The 3 Most Important Questions: Why, Who, and How

Every product owner must be able to answer these 3 questions about their product:

1. Why does it exist?
2. Who is it for?
3. How are you going to reach them?

These questions are critical to answer succinctly. Without a why, it’s difficult to tell people why they should buy your product. Without a who, it’s hard to find your ideal customer. Without how, you may never find traction in your market.

If you don’t know the answer to these questions, how do you figure it out? Let’s look at a couple examples.

I use Convertkit for my email marketing. It’s easy to use, and has a lot of advanced features like intelligent forms and customer segmenting, and automated drip email sequences.

Why does Convertkit exist? Because business owners want an easier way to do advanced email marketing, at an affordable price. MailChimp is too simple, and Infusionsoft is too complex. Convertkit found a sweet spot where they can help businesses do more advanced email marketing without paying more.

Who is Convertkit for? Well, it’s for everybody who has an email list, but that’s not a good marketing strategy. Instead, they target bloggers. Bloggers have email lists, they are easy to find, and they can tell other people about Convertkit if they like it.

How did they reach this audience? They tried a number of strategies, but the one that worked best for them was simply selling to each blogger one at a time. They targeted a niche, then found the larger blogs on Google. They contacted the bloggers in that niche with cold emails, and once they sold one person in that niche it was easier to sell the next one. They moved on to the next niche and did it all over again.

It’s important to know your why before you go on to who and how. Convertkit can target bloggers because they have a clear idea of why their product is better than MailChimp. They communicate that difference well, that’s why bloggers buy their product.

Let’s look at another example, the Easy Digital Downloads WordPress plugin.

Why does EDD exist? To make selling digital products in WordPress easy. At the time it was built, there wasn’t a better solution.

Who is it for? At first it was targeted at plugin developers, it now serves a much larger audience.

How did they reach plugin developers? By being a good plugin developer, and writing about it. Pippin Williamson, the author of EDD has a site where he writes tutorials for other developers. He became fairly well known for this, and attended live events like WordCamps as well.

EDD has been successful because they have a clear idea of who they can help and why. Do you have a clear idea of who you help and why? If you can’t communicate why your product exists, and you don’t know who to sell it to or how to reach them, you have a high chance of failure.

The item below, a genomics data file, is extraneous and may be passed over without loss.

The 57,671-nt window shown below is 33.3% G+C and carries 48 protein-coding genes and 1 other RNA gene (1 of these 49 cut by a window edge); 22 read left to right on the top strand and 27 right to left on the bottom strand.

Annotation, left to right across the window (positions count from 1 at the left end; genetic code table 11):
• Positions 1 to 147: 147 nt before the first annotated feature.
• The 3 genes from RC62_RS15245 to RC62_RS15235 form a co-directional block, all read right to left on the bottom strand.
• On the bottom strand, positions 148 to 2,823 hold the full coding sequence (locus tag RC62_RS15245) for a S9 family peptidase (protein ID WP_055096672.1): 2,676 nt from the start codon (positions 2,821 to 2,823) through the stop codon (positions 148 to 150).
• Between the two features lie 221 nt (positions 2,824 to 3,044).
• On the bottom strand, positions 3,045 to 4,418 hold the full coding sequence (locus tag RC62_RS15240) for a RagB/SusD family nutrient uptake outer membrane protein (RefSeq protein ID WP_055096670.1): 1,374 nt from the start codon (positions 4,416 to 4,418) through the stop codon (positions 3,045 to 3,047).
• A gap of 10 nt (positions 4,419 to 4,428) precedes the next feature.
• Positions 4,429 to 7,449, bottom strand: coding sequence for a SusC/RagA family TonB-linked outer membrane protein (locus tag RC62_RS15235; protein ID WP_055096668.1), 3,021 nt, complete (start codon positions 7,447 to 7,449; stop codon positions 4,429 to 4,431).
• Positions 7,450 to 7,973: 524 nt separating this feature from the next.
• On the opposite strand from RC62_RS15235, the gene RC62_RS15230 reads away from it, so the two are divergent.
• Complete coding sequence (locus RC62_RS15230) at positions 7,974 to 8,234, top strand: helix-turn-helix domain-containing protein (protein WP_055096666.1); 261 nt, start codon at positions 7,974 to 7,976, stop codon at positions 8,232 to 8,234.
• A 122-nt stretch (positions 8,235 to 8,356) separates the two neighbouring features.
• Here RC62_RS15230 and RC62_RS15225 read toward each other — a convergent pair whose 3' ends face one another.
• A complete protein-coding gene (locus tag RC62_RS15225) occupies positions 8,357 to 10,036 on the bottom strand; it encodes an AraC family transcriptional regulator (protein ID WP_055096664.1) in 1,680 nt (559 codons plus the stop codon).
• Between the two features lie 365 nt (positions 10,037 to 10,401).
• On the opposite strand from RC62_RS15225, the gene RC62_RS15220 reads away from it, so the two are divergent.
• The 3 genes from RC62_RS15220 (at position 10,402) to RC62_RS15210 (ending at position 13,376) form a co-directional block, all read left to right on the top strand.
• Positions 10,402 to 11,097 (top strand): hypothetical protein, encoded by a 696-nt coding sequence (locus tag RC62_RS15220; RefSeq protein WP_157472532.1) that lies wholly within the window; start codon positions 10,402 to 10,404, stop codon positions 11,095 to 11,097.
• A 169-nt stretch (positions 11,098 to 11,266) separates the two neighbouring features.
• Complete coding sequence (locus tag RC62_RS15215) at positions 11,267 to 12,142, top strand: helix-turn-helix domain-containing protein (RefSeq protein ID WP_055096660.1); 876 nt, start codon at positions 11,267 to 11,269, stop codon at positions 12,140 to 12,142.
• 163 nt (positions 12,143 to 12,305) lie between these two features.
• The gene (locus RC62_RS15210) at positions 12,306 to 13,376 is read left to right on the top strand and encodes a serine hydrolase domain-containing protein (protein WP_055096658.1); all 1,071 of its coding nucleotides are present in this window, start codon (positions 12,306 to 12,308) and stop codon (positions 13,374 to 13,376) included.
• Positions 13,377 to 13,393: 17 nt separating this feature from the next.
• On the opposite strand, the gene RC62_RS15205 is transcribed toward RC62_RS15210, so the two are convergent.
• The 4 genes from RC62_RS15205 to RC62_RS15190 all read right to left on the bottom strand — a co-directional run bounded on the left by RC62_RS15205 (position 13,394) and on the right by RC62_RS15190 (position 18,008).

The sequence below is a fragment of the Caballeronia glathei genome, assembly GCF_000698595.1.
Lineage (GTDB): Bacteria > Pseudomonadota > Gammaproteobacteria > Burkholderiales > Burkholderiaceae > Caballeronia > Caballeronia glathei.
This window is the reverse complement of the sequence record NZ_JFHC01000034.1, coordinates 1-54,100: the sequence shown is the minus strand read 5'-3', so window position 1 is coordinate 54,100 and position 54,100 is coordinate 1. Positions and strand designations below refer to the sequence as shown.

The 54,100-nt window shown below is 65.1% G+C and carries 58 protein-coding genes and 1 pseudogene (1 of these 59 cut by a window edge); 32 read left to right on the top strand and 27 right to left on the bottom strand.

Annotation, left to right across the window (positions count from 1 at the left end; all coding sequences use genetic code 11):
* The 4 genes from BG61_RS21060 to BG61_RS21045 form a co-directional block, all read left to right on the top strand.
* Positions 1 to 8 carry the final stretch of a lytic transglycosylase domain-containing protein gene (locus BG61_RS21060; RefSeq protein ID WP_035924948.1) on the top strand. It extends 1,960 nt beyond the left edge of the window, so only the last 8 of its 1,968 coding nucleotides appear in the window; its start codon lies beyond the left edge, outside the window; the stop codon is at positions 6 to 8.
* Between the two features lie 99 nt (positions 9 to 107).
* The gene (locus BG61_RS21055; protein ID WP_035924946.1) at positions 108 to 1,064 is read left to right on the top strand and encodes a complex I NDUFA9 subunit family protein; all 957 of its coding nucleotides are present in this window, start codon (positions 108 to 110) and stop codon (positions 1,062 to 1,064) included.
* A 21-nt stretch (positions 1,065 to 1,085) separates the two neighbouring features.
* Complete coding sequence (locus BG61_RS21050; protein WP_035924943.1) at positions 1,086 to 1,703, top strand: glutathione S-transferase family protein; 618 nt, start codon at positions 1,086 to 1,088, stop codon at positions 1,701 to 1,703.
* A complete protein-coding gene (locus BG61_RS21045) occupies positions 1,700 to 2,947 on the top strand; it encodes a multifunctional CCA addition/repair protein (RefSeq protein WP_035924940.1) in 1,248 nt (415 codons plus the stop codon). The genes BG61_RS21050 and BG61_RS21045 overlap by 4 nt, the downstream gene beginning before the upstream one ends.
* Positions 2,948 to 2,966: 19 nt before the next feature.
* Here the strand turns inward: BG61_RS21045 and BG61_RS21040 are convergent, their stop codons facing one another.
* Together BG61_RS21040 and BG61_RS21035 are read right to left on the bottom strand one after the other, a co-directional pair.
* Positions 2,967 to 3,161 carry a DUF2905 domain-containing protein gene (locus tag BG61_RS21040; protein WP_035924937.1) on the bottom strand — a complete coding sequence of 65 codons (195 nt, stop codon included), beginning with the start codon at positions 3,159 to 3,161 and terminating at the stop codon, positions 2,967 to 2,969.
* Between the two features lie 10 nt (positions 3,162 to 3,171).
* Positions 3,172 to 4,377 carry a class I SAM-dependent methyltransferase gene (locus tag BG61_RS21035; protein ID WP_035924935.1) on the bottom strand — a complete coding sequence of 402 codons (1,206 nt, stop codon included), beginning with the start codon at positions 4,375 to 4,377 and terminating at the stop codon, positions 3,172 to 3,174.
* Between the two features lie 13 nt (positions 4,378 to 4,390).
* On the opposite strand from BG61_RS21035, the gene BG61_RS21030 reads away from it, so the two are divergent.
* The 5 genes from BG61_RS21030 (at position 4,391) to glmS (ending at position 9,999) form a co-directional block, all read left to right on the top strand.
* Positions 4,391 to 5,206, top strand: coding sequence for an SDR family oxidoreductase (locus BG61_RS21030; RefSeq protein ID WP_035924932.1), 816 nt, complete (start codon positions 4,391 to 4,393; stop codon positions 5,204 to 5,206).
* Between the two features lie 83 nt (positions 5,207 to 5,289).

It’s important to know that the answer to these questions may change over time. It’s ok to start out by guessing your answers, then change them as you learn more from your customers. Convertkit didn’t know they would be targeting bloggers until they had tried other markets unsuccessfully. You may have the wrong answers right now, the important thing is to get feedback from paying customers, and adjust your strategy as you go.

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Posted by Scott

  1. I just recently went through this process – trying to clearly define my audience so I can effectively market my courses.

    Why – To help people who don’t code build websites for themselves or others.
    Who – Site Builders and DIYers
    How – That’s the big question mark. I’ve been trying to build my email list with free content but that’s kind of like fishing in a lake that may or may not have fish in it. I’m going to a few WordPress events this summer that will hopefully help me clear up the how of it all.


    1. Nice Joe! Do you think your “who” is too broad, which makes it hard to figure out the how? I’m starting to think about niche-ing down further based on Nathan Barry’s strategy of going after once small niche at a time.


      1. Totally just saw this comment. I think sometimes it is, so I also niche down on the individual courses. I do need better definitions as my memberships will be rolling out in the fall.


  2. What are your answers for your own product(s)? 🙂


    1. For Holler Box I started out with “Not a Popup Plugin” but quickly moved away from that. It exists to effectively communicate with your visitors without being annoying. It’s a lightweight, free alternative to overly-complex tools.

      Holler Box is for anyone who needs to build an email list, but that’s too broad. To be more specific, it’s eCommerce sites and bloggers. I will reach them through the distribution of my free plugin on .org, as well as content marketing on, YouTube, and social media. I’m also considering a direct sales approach to see if that gets any traction.

      To be honest, I need to nail this down more. When I write posts like this, it’s just as much for me as anyone else.


  3. nice post.commen questions for in markiting for me when i meet with my clients.thanx for the help


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